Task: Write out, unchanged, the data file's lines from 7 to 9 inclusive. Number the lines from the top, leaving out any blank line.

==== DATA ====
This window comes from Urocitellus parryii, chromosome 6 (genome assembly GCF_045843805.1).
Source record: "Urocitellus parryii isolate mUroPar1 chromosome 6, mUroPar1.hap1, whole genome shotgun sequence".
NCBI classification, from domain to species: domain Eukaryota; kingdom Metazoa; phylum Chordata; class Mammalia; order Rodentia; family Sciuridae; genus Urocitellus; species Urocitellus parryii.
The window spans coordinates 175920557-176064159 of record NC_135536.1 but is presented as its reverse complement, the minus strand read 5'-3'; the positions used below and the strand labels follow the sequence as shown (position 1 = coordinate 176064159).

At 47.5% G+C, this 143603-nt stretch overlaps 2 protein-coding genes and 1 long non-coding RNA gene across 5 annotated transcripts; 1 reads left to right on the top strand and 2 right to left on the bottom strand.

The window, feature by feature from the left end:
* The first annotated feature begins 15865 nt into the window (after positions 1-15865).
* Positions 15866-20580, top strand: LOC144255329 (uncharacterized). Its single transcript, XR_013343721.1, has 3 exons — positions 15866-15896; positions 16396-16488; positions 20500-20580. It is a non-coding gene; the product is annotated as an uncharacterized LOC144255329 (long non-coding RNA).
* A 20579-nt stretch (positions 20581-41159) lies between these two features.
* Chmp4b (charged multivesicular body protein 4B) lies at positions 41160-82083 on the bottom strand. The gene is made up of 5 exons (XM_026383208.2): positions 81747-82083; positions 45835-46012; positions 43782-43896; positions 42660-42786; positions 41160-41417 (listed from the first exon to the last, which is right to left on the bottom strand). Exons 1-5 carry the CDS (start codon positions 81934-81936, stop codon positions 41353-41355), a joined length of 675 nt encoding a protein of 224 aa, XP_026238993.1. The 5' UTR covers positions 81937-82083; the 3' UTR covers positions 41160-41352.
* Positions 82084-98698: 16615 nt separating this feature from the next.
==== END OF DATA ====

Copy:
* The first annotated feature begins 15865 nt into the window (after positions 1-15865).
* Positions 15866-20580, top strand: LOC144255329 (uncharacterized). Its single transcript, XR_013343721.1, has 3 exons — positions 15866-15896; positions 16396-16488; positions 20500-20580. It is a non-coding gene; the product is annotated as an uncharacterized LOC144255329 (long non-coding RNA).
* A 20579-nt stretch (positions 20581-41159) lies between these two features.